Although metal and glass have high heat conductance, improving thermal performance can be accomplished by minimizing the proportion of metal framing members exposed to the outdoors, eliminating thermal short circuits by means of thermal breaks, using high-performance IGU, and providing adequate insulation in spandrel areas. 

In addition, the large glazed areas allow natural light to penetrate deeper within the building to save energy by supplanting electric lighting, while minimizing solar heat gain through the use of low-emissivity coatings. In addition, multiple studies have shown that, by connecting people to their environment, fenestration with views improves attitudes, increases productivity, and provides ventilation to improve indoor air quality.

Building tolerances

The terms “tolerance” and “clearance” are often confused. A tolerance is a permissible deviation from a specified or nominal characteristic; in general, tighter tolerances equal higher costs. A clearance is the space purposely provided between adjacent parts, to allow for movements, anticipated size variations, or to provide installation working space. Both are critical, because covering a field-constructed skeleton with a factory-made skin, involving the work of numerous trades, introduces numerous sources for variation. 

Allowances for dimensional tolerances and proper clearances are of particular importance in the detailing of glazing frames, where ample edge clearance and sufficient bite are prime factors affecting glass performance. Glass-holding members must also provide openings that are within certain tolerances for squareness (expressed as the difference between the measured lengths of the diagonals, which should not exceed 1/8-inch), corner offset, and bow.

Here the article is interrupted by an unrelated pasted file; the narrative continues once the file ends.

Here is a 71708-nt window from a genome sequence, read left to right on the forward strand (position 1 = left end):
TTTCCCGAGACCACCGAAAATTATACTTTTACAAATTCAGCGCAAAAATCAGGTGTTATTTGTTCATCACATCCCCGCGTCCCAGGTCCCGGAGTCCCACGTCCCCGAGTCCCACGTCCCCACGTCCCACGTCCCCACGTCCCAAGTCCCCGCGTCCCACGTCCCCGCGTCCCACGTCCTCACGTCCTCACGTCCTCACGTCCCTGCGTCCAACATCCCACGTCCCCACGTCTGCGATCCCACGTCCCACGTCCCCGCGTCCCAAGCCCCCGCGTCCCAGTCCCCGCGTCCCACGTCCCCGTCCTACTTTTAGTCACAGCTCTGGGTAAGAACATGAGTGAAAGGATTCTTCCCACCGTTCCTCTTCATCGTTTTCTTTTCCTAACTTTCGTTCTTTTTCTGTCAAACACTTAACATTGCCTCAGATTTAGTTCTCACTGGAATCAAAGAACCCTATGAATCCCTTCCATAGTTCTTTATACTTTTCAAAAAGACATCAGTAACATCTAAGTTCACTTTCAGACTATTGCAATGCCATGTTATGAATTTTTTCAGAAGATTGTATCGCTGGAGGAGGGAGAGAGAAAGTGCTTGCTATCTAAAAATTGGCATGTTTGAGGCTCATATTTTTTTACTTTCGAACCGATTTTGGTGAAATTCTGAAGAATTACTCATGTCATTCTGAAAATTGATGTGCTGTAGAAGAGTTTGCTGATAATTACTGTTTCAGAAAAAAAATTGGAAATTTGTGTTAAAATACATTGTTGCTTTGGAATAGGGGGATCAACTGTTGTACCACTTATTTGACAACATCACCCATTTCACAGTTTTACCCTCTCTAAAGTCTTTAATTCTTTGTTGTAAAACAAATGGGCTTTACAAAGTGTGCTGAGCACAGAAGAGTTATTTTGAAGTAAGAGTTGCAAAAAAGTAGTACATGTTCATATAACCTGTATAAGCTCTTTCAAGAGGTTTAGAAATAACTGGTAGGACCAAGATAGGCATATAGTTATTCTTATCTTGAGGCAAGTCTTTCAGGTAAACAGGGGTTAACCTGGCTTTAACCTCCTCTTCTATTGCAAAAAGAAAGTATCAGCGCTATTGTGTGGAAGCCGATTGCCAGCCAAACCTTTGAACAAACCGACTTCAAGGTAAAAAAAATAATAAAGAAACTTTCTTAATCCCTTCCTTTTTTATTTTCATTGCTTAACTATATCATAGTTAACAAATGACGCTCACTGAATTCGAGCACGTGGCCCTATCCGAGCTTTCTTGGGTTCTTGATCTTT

Industry-recommended curtain wall system tolerances are available for framing and trim dimensions, and for alignment of framing members (end-to-end, variation from plane and joint gap width).

Guidelines

To aid in curtain wall design and specification, AAMA recently released AAMA CWM-19, Curtain Wall Manual. The guide addresses many aspects of curtain wall design, specification, testing and installation. New content includes detailed recommended fabrication and installation tolerances and barrier interface guidelines. A major feature is a comprehensive Guide Specification, formatted to include mandatory language, optional language and detailed technical commentary, which allows architects and specifiers to customize project-specific performance and testing requirements. Learn more at aamanet.org/store

Steven Saffell is technical director for the American Architectural Manufacturers Association. He can be reached at ssaffell@aamanet.org.

  • For more information, consult:
    • AAMA 508-14, Voluntary Test Method and Specification for Pressure Equalized Rain Screen Wall Cladding Systems
    • AAMA TIR-A1-15, Sound Control for Fenestration Products
    • AAMA 1801-13, Voluntary Specification for the Acoustical Rating of Exterior Windows, Doors, Skylights and Glazed Wall Sections
    • AAMA 1503, Voluntary Test Method for Thermal Transmittance and Condensation Resistance of Windows, Doors and Glazed Wall Sections
    • AAMA 507, Standard Practice for Determining the Thermal, Performance Characteristics of Fenestration Systems in Commercial Buildings